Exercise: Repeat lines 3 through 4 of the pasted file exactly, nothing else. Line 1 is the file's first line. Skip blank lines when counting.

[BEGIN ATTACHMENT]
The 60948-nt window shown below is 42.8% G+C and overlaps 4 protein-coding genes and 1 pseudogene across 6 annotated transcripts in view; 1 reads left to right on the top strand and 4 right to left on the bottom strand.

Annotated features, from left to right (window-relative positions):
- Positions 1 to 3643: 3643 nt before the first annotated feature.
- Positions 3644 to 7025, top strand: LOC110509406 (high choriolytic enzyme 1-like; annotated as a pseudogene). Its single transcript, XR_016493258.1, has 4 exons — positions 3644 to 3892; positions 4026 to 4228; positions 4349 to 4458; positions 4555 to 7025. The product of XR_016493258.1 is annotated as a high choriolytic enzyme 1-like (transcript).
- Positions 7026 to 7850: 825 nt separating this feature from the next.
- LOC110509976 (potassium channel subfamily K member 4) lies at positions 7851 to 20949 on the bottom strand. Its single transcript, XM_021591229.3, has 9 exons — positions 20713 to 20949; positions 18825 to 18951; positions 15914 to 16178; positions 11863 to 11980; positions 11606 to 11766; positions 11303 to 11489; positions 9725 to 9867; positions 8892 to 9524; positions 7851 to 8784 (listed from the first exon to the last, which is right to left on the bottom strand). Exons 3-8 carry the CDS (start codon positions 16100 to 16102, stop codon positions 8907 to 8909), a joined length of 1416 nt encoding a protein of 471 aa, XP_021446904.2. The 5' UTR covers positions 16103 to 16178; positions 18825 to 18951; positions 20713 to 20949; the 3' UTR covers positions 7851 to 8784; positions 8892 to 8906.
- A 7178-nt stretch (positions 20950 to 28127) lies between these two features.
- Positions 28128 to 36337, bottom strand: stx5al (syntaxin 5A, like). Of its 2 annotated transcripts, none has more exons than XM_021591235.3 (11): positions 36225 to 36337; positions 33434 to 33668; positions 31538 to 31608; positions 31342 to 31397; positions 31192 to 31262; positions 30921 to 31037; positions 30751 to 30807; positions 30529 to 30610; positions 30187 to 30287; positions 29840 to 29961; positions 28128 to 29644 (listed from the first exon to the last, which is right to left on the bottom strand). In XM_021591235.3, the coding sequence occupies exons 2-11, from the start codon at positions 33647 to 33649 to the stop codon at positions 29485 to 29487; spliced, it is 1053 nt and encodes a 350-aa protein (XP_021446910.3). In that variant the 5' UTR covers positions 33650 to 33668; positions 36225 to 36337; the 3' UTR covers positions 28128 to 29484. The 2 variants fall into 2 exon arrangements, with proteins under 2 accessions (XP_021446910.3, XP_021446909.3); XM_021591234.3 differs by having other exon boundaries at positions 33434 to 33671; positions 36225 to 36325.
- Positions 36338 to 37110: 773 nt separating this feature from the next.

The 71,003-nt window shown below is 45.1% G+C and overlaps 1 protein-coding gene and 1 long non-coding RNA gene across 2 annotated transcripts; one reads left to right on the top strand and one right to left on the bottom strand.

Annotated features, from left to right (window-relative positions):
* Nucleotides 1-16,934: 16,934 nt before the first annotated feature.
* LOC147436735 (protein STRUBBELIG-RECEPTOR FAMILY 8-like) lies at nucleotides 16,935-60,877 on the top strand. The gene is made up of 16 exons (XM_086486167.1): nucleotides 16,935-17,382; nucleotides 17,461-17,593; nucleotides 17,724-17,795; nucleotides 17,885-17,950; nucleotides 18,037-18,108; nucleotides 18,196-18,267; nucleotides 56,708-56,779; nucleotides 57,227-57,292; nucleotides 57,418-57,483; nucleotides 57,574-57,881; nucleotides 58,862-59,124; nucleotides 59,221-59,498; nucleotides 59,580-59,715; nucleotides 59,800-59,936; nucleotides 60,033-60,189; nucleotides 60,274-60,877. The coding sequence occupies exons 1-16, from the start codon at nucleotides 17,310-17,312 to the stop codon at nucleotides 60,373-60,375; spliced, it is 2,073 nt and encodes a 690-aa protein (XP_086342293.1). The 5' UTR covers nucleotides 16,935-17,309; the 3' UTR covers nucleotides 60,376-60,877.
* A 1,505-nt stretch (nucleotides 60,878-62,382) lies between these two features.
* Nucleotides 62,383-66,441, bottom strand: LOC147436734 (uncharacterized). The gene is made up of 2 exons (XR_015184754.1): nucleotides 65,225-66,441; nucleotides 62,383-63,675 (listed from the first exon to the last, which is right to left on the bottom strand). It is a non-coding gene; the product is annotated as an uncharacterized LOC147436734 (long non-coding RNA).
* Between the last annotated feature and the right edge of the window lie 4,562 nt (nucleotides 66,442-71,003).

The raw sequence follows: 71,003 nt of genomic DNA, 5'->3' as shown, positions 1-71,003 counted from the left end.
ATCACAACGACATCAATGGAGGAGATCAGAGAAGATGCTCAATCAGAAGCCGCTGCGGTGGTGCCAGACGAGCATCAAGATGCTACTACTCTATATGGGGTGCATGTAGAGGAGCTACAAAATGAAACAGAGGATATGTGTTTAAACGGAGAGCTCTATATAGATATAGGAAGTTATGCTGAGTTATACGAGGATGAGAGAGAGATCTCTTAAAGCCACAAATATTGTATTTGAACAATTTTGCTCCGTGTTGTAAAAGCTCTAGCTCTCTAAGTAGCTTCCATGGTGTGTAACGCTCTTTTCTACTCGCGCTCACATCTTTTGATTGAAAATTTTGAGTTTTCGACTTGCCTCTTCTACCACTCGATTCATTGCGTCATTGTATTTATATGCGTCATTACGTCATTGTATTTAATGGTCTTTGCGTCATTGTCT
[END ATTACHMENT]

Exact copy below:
- Positions 1 to 3643: 3643 nt before the first annotated feature.
- Positions 3644 to 7025, top strand: LOC110509406 (high choriolytic enzyme 1-like; annotated as a pseudogene). Its single transcript, XR_016493258.1, has 4 exons — positions 3644 to 3892; positions 4026 to 4228; positions 4349 to 4458; positions 4555 to 7025. The product of XR_016493258.1 is annotated as a high choriolytic enzyme 1-like (transcript).